Analysts have a habit of making broad, over simplified assumptions from small pieces of data. (such as the ever unreliable "supply chain checks") this is no exception, it's so simple, it's inane. Seemingly ignoring obvious, well supported conclusions in favour for dubious, yet attention grabbing, ones.

    The idea that Apple were blind to demand before pre-orders commenced is patently incorrect. Apple's own design staff have a history of producing nearly identical bands (see Marc Newson's Ikepod watches.) Thus Apple would know popular options even before purchasing watch sales data/research. Apple also had a trove of potential buyers using the Apple Store app to register their preferred option well before pre-orders became available.

    It's a gross oversimplification to suggest that Apple prebuilt very few models and over relied on pre-orders to direct construction. Firstly this doesn't reflect the lead time to produce each watch housing before launch day deliveries, and secondly this would also mean that all watches in back order would have a similar wait time. Instead there are noticeable differences between similar models.

    Certainly Apple would be tuning production to the popular pre-order models, however the much more likely reason why the watches sold out so quickly is very simple: The launch was very successful.

    The analysis actually makes sense and of all the possibilities presented to date this holds the most credibility. I personally was going down this path since all the other paths mean Apple failed and failed bad. Tim Cook comes from the supply chain side of the business and if their plan was to have as many customer have their watches on the 24th means they fail, it not like Apple does not have enough data on its customers. I know Apple know about all the computers, phones, ipod, ipads I bought from them in the last 10 yrs. But they could not predict whether I was going to buy a Space Black Stainless or AL Sport version or settle in the middle somewhere.

    The most complex supply chains to get perfectly right is high volume and high mix, and if Apple got this wrong they could be sitting on lots of expensive inventory and have lots of upset customers. Going with a small pre-order build quantities of all models and then moving to a build to order, especially when you do not have to worry about perishable demand this makes sense. It is not like the Apple watch customers will take their money and buy a Samsung Watch. This way, Apple only builds what customers wants. This is not like making 3 different phone models, remember they have 4 different faces and how many bands.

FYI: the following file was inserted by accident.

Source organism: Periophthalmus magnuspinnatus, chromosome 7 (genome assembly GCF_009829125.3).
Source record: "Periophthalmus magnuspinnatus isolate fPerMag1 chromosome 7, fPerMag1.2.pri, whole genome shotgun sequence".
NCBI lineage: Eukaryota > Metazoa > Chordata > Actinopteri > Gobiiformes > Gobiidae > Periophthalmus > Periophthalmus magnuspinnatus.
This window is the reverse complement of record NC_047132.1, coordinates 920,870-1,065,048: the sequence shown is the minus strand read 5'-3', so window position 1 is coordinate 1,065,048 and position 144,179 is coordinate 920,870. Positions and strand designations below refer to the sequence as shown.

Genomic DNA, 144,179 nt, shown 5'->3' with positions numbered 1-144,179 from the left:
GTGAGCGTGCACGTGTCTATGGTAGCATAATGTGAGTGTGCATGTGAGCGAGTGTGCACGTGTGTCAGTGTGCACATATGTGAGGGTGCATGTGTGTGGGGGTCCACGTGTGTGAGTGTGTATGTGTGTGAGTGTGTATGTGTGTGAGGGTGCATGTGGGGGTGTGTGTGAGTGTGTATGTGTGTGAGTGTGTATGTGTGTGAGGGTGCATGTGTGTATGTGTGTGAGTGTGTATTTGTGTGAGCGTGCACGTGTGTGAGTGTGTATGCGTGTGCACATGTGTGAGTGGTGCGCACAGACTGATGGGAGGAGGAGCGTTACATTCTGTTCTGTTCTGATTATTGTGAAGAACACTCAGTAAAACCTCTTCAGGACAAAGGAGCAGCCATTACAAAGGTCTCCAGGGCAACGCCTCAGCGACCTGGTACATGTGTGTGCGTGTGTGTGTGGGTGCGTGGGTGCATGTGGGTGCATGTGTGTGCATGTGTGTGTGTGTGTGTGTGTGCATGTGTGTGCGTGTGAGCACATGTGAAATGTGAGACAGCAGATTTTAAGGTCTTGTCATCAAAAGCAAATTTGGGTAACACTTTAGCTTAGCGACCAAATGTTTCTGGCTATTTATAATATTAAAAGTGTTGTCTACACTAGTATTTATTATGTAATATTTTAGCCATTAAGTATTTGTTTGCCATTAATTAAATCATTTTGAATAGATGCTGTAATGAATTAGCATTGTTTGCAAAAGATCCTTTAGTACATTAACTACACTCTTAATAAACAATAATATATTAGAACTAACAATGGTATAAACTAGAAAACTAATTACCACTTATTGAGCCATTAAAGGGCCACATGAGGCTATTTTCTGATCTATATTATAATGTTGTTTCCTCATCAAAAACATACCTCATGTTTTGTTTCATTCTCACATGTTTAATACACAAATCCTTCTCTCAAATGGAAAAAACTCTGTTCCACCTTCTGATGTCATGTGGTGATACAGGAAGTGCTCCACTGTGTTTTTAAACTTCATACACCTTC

If Apple ended with the wrong mix and end up with inventory this would have shown up in their 10K report which the Analysis would have discovered easily and ripped Apple a new one for a miss like this. In this case it was okay for Apple to go to a build to order modal with lead times in the 4 to 6 weeks range which is typical. Longer lead time means that they sold more than the standard lead time could handle.
  • Reply 14 of 52
    thomprthompr Posts: 1,516member
    Quote:

    Originally Posted by ECats View Post



    Analysts have a habit of making broad, over simplified assumptions from small pieces of data. (such as the ever unreliable "supply chain checks") this is no exception, it's so simple, it's inane. Seemingly ignoring obvious, well supported conclusions in favour for dubious, yet attention grabbing, ones.



    The idea that Apple were blind to demand before pre-orders commenced is patently incorrect. Apple's own design staff have a history of producing nearly identical bands (see Marc Newson's Ikepod watches.) Thus Apple would know popular options even before purchasing watch sales data/research. Apple also had a trove of potential buyers using the Apple Store app to register their preferred option well before pre-orders became available.



    It's a gross oversimplification to suggest that Apple prebuilt very few models and over relied on pre-orders to direct construction. Firstly this doesn't reflect the lead time to produce each watch housing before launch day deliveries, and secondly this would also mean that all watches in back order would have a similar wait time. Instead there are noticeable differences between similar models.



    Certainly Apple would be tuning production to the popular pre-order models, however the much more likely reason why the watches sold out so quickly is very simple: The launch was very successful.